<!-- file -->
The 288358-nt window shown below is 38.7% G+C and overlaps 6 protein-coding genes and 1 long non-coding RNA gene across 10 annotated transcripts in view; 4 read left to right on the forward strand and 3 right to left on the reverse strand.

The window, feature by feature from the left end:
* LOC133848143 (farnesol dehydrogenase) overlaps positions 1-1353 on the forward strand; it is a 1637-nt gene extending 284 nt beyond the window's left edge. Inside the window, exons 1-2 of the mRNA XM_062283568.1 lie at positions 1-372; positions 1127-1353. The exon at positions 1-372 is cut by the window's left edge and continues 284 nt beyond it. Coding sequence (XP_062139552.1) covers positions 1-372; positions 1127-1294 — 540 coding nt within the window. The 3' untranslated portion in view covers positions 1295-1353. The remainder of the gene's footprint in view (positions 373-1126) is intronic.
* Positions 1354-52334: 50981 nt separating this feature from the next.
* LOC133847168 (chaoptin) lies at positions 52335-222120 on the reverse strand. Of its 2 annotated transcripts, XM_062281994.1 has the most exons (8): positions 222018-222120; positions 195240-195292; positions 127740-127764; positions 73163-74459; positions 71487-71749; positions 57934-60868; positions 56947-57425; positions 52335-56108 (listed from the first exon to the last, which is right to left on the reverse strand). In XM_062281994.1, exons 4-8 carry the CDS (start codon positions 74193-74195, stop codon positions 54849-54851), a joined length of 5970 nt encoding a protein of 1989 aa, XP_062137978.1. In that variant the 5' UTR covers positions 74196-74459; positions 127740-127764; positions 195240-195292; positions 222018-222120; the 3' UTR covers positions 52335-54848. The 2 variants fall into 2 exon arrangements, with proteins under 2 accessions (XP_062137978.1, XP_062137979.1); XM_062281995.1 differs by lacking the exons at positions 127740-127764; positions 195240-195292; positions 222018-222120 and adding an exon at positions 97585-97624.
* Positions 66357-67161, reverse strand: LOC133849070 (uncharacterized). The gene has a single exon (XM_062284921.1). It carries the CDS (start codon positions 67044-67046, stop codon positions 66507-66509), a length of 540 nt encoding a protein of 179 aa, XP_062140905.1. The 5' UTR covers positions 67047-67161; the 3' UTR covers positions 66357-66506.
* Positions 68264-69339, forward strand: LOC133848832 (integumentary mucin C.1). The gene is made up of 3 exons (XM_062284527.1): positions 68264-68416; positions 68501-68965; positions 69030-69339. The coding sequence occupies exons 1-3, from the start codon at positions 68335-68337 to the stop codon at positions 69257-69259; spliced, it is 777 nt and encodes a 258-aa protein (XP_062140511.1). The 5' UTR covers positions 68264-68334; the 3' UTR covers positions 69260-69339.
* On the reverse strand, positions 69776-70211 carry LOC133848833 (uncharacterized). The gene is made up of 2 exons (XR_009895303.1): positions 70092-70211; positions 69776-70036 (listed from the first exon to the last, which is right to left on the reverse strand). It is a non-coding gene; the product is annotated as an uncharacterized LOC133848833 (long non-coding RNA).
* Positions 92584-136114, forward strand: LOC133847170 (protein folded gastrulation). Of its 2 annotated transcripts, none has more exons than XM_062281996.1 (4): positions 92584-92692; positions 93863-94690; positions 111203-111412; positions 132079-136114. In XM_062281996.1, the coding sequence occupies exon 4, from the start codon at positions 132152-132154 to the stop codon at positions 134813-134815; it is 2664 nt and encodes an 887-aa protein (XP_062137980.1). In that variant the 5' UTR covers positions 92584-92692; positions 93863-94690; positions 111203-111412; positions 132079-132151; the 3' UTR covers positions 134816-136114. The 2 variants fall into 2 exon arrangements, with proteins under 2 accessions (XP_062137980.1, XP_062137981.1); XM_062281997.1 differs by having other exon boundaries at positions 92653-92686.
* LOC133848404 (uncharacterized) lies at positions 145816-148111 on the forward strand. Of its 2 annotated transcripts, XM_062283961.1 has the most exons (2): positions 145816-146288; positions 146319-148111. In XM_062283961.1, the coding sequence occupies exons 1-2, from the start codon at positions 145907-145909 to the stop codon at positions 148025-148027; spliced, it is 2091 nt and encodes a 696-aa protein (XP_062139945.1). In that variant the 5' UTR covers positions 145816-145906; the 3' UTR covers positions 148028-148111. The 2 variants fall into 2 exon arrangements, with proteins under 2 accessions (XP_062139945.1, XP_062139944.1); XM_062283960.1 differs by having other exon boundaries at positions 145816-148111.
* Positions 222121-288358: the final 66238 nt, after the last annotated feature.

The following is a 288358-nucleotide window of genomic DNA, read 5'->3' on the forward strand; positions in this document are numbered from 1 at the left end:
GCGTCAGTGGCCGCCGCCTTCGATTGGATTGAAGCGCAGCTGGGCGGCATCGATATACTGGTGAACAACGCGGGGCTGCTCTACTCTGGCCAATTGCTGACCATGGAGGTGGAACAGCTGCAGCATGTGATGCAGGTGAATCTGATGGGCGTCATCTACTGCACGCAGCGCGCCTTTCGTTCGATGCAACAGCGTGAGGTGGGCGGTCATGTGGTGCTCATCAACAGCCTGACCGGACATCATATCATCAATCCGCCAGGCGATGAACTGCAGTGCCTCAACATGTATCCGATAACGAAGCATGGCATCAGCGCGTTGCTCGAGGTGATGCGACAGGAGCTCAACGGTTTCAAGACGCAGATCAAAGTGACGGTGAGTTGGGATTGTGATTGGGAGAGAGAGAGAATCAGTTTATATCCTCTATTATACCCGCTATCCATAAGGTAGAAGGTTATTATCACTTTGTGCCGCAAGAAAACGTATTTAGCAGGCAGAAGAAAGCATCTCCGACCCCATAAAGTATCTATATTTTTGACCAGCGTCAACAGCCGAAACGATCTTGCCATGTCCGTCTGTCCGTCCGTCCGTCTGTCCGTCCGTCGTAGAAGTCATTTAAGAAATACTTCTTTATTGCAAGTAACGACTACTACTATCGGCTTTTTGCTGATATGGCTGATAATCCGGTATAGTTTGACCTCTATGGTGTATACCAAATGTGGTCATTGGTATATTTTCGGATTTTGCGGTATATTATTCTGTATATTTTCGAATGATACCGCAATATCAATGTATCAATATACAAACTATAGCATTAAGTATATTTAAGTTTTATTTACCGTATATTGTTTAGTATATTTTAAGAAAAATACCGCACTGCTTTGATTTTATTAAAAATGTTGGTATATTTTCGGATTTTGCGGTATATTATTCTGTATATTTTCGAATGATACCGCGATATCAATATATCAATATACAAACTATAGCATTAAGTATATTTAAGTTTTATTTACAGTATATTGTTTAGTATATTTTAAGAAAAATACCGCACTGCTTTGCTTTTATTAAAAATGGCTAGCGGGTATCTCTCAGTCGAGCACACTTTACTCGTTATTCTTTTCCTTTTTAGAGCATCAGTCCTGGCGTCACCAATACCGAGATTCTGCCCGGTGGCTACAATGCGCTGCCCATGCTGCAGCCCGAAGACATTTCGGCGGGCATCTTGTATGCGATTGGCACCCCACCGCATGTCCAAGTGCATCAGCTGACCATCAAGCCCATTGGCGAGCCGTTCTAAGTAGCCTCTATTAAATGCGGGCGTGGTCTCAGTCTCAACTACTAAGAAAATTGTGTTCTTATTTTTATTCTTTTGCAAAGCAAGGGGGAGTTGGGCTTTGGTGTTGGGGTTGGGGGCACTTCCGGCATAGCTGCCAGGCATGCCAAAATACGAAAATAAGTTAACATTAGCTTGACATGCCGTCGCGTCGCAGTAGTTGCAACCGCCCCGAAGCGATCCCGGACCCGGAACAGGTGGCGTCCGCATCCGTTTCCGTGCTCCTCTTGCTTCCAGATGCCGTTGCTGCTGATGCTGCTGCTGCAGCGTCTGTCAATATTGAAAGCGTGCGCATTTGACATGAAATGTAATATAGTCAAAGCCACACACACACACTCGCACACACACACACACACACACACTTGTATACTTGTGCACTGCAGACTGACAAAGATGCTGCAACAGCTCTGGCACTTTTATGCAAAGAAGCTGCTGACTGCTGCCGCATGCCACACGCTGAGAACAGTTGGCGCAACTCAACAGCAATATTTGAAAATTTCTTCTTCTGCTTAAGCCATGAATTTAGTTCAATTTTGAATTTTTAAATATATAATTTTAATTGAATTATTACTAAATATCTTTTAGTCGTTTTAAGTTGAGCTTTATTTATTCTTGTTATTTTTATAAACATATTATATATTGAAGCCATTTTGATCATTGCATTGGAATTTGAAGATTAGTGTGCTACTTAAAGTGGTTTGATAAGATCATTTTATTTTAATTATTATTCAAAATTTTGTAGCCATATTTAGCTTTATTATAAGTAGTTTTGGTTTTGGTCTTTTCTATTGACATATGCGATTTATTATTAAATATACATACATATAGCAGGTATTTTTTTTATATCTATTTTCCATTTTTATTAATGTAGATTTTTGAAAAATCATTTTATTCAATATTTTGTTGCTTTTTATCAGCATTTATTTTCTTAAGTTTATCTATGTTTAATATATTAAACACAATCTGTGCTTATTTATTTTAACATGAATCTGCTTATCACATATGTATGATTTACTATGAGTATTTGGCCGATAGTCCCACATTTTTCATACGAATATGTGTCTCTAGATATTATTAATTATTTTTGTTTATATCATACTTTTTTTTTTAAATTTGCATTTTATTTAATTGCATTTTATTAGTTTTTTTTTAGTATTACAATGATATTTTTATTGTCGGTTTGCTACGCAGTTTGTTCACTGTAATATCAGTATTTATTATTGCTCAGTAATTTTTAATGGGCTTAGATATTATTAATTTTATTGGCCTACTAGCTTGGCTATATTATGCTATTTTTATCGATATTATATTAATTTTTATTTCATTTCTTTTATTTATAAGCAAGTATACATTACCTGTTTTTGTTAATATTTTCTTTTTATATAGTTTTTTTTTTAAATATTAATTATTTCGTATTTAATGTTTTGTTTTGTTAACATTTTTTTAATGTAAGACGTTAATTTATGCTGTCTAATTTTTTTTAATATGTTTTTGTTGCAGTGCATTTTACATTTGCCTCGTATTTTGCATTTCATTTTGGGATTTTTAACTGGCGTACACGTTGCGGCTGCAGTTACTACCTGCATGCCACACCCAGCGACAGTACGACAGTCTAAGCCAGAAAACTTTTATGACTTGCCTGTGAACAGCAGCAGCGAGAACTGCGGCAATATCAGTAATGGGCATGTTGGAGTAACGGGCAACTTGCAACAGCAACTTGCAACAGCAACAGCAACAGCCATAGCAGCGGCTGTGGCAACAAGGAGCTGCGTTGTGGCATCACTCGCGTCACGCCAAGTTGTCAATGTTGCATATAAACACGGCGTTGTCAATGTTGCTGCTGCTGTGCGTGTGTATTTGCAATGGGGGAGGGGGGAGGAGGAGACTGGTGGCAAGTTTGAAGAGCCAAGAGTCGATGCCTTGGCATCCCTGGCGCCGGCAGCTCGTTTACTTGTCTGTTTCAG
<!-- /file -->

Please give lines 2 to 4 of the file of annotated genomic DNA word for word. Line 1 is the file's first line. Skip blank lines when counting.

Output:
The window, feature by feature from the left end:
* LOC133848143 (farnesol dehydrogenase) overlaps positions 1-1353 on the forward strand; it is a 1637-nt gene extending 284 nt beyond the window's left edge. Inside the window, exons 1-2 of the mRNA XM_062283568.1 lie at positions 1-372; positions 1127-1353. The exon at positions 1-372 is cut by the window's left edge and continues 284 nt beyond it. Coding sequence (XP_062139552.1) covers positions 1-372; positions 1127-1294 — 540 coding nt within the window. The 3' untranslated portion in view covers positions 1295-1353. The remainder of the gene's footprint in view (positions 373-1126) is intronic.
* Positions 1354-52334: 50981 nt separating this feature from the next.